There are three main user functions for rendering and plotting SAMMI visualizations. These are:


The function sammi.plot() is used to plot SAMMI visualizations in combination with the SAMMI classes. The function inputs are:

  • model: COBRApy model to be visualized.

  • parsert: How the model is to be parsed and visualized. There are several options for this parameter:

    • Empty vector: Default. Does not parse the model and plots all reactions and metabolites in a single graph. Not recommended for medium to large-size models.
    • string: One of two options. (1) A reaction or metabolite field (e.g. subsystem or compartment), in which case a subgraph will be drawn for each unique value associated with that field. (2) A path to a file specifying a previously drawn SAMMI map, in which case that map will be rendered.
    • List of strings: List of reaction IDs to be plotted. A single graph will be plotted containing only the defined reactions.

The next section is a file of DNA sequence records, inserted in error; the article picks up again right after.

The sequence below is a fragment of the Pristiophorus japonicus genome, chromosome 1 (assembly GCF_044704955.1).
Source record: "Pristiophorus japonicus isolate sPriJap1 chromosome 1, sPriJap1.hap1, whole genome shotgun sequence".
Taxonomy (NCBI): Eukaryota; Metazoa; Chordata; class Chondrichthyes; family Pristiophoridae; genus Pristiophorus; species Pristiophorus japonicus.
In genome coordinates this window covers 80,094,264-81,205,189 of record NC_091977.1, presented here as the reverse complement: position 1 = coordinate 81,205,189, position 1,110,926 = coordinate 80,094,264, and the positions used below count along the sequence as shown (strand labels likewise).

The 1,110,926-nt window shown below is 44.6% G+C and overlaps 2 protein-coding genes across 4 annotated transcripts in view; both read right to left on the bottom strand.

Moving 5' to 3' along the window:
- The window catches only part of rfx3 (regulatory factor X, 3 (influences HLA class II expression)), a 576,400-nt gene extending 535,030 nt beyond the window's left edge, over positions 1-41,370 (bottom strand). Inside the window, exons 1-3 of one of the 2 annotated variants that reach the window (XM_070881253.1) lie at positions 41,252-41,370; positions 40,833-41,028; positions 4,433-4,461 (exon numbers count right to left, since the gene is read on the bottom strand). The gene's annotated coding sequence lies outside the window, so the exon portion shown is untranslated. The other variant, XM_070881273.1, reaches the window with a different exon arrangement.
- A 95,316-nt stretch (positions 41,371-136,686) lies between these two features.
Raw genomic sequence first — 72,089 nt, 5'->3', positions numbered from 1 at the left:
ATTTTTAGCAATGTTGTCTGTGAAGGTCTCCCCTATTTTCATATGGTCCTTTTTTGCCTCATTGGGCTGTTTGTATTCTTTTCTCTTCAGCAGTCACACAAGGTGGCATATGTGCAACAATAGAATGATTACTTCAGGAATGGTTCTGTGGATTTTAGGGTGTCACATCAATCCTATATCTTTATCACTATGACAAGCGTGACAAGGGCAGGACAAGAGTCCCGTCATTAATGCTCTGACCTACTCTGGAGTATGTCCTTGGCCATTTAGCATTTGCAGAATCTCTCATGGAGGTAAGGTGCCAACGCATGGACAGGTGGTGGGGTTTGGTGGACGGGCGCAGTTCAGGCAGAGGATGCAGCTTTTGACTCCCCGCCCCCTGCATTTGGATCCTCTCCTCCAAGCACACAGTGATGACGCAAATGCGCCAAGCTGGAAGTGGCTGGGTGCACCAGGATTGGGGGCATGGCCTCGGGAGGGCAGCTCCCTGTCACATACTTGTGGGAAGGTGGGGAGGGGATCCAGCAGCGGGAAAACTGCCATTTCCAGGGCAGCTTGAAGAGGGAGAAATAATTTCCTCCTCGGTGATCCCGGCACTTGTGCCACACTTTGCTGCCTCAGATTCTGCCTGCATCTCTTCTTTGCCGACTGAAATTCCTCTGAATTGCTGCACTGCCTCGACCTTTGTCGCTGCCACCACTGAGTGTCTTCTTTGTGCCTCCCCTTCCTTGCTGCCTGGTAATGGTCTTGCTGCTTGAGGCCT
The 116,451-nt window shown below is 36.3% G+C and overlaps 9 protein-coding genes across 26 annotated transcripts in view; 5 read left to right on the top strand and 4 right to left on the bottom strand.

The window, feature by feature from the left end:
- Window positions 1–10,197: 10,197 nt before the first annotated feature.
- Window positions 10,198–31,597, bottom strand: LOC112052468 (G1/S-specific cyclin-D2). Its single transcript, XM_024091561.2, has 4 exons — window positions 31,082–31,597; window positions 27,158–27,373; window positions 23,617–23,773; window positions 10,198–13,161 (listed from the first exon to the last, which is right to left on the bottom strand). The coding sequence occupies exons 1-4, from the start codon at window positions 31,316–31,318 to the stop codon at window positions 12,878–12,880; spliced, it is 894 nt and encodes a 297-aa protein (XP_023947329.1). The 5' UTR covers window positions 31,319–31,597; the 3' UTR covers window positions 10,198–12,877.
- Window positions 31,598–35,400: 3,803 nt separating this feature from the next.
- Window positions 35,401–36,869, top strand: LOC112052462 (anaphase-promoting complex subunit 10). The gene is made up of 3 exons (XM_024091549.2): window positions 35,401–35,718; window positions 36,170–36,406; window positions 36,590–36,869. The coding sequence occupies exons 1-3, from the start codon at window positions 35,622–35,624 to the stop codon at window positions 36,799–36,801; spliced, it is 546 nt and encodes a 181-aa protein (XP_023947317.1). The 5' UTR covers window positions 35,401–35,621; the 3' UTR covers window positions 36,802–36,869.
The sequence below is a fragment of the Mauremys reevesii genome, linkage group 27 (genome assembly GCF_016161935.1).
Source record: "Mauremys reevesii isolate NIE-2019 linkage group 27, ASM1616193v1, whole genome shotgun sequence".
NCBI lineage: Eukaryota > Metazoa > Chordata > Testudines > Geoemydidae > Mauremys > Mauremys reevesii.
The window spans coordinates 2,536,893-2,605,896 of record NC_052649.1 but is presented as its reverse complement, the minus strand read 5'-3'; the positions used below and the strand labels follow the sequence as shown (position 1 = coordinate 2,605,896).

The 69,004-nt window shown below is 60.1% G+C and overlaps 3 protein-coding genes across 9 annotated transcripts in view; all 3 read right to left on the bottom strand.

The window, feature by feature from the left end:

• List of sammi.parser() objects: A subgraph is plotted for each sammi.parser() object defined in the list.
  • datat: List of objects. Each object will be plotted separately in the visualization.

  • secondaries: List of strings or regular expressions. Any metabolite, in any subgraph, matching any of the regular expressions defined here will be shelved. These metabolites are not deleted and can be returned to the graph through the floating menu window. For details of this functionality please refer to the SAMMI documentation.

  • opts: sammi.options() object. Additional options for loading the map.

Opening a visualization

the function sammi.openmap() is used for opening previously drawn visualizations. It takes a single input: a previously drawn html file name. For instance, sammi.openmap("index_load.html") or sammi.openmap("index_load") open the default file to which maps are exported.

Running SAMMIpy example

Several examples are built into the SAMMIpy package to exemplify and test the package functionalities. These examples are described in the following section as well as the Jupyter Notebook provided. To use this function run sammi.test(n) where n is a number from zero to eleven describing one of the examples.